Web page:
US Officials Warn of Increase in Bacterial Illnesses That Could Be Deadly

    08 April 2024

    United States health officials are warning of an increase in rare bacterial illnesses that can lead to meningitis. It is a serious and often deadly disease in which an outside barrier of the brain or related tissues becomes infected and swollen.

    The Centers for Disease Control and Prevention (CDC) issued a warning on March 28 about the increase in one kind of invasive "meningococcal disease" called serogroup Y.

    Last year, 422 cases of it were reported in the U.S. — the most in a year since 2014. So far this year, 143 cases have been reported. That means infections are on their way to go above 2023 numbers, the CDC said.

    FILE - This 1966 microscope photo shows five colonies of Group-B Neisseria meningitidis bacteria. (Dr. Brodsky/CDC via AP)
    FILE - This 1966 microscope photo shows five colonies of Group-B Neisseria meningitidis bacteria. (Dr. Brodsky/CDC via AP)

    Most of the cases last year did not involve meningitis, though at least 17 died. The cases were more common in adults ages 30 to 60, in Black people and those who have HIV, the CDC said.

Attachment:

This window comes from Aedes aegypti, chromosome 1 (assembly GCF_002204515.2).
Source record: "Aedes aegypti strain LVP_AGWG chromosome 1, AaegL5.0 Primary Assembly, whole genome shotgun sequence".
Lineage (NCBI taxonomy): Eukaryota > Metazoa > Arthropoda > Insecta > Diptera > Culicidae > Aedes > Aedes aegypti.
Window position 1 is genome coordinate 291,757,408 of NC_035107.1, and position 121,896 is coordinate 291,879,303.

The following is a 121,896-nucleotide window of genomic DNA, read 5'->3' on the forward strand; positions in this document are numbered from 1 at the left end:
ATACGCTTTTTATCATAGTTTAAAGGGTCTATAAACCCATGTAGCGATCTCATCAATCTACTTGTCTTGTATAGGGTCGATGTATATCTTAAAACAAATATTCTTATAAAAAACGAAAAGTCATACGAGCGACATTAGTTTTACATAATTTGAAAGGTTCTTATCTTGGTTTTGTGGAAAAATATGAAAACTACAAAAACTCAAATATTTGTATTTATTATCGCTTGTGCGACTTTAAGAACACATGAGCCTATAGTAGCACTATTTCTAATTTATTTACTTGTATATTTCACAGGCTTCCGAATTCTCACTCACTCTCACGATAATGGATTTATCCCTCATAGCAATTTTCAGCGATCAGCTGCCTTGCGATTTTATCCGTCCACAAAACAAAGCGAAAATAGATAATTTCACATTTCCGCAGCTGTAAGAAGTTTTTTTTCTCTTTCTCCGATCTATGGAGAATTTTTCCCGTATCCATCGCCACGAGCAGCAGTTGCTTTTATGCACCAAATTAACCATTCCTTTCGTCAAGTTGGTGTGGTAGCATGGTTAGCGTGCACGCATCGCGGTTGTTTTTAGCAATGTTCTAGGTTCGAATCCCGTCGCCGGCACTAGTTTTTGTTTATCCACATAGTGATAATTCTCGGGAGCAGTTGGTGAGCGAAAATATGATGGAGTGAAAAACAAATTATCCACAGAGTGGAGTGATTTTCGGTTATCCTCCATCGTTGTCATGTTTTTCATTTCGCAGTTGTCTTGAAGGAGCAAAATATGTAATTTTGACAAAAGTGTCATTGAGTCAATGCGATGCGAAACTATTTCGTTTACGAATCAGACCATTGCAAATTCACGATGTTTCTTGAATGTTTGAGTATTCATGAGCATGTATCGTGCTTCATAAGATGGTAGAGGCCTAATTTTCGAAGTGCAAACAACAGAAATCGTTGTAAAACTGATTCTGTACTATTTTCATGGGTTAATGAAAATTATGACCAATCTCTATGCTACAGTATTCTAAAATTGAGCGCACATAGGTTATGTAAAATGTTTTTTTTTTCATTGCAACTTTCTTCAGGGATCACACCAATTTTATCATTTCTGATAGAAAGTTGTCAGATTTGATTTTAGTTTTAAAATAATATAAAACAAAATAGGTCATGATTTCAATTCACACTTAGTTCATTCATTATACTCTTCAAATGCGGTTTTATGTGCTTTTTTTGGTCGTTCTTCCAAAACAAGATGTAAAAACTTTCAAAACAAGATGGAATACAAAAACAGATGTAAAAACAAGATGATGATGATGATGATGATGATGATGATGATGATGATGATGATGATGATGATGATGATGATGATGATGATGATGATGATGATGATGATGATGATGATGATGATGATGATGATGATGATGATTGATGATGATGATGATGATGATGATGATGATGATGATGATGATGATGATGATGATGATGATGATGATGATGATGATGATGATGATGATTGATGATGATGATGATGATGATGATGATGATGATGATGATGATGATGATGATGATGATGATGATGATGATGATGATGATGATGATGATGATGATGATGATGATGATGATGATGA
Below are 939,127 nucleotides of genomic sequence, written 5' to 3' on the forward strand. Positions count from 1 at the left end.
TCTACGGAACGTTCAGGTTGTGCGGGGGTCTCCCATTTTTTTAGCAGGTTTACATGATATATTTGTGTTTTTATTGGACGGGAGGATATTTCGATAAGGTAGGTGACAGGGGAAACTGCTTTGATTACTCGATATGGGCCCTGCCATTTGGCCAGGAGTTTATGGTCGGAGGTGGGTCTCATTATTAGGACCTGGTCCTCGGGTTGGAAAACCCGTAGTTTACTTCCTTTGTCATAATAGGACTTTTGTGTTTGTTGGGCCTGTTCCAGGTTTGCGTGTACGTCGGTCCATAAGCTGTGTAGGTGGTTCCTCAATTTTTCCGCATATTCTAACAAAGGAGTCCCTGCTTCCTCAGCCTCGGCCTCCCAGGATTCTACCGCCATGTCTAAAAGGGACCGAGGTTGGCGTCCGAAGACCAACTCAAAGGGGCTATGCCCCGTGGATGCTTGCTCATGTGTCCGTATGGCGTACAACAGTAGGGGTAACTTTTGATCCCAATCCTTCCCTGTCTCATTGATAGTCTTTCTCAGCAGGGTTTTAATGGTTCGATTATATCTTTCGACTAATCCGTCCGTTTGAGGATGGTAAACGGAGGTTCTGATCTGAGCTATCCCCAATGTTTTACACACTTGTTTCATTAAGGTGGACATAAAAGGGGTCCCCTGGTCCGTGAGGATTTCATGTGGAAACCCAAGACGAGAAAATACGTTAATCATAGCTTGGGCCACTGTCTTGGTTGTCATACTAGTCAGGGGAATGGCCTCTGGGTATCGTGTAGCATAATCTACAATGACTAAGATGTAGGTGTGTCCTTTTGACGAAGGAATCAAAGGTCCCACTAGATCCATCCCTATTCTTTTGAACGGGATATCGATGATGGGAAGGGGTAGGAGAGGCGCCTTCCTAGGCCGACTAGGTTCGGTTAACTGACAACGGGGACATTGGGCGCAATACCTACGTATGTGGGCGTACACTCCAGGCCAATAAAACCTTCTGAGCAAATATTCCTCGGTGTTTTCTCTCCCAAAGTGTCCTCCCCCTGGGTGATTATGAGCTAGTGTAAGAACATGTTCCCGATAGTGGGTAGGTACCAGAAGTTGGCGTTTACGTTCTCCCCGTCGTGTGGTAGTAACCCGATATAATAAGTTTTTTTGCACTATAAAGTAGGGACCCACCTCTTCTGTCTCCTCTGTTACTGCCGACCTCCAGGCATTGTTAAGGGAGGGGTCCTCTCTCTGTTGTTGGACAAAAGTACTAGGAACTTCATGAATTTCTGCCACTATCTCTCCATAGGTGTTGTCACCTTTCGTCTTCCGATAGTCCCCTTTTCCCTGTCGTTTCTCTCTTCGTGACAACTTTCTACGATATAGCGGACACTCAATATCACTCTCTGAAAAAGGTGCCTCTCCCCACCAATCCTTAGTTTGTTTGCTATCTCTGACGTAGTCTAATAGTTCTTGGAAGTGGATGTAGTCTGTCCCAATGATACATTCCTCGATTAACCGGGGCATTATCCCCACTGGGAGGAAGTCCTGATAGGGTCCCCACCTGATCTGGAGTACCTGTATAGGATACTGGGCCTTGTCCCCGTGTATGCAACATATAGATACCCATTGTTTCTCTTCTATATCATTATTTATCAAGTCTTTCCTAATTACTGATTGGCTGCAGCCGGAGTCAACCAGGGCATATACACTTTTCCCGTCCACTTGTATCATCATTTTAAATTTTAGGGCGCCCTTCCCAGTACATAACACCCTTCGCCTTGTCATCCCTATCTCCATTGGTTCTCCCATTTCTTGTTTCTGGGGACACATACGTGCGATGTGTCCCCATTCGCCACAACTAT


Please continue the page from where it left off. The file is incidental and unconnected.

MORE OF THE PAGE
HIV is a virus that can lead to AIDS, a serious disease that can destroy the body's natural defense system.

    The infection caused by meningococcal disease can lead to symptoms that may include high body temperature, head and upper body pain, nausea, and throwing up

    The bacteria can also cause an infection in the blood system. That infection could bring cold, tiredness, cold hands and feet, quick breathing, diarrhea, or discoloration of the skin.

    The infection can be treated with medications like antibiotics. But treatment must be quick to be successful. An estimated 10 to 15 percent of infected people die. And survivors sometimes lose the ability to hear or body parts must be surgically removed

    There also are vaccines against meningococcal disease.

    Officials suggest that all children should get a "meningococcal conjugate vaccine" around the age of 11. Since vaccine protection weakens over time, the CDC also suggests a second shot at age 16.

    The CDC also suggests the shots for people at higher risk. Higher-risk individuals might include those who live where an outbreak is taking place or those with HIV infection or other kinds of health conditions.

    I'm Jill Robbins.

    Mike Stobbe reported this story for The Associated Press. Gregory Stachel adapted it for VOA Learning English.


    Words in This Story

    swell – v. to become larger than normal

    symptoms – n. a change in the body or mind which indicates that a disease is present

    nausea – n. the feeling you have in your stomach when you think you are going to vomit

    diarrhea – n. an illness that causes you to pass waste from your body very frequently and in liquid rather than solid form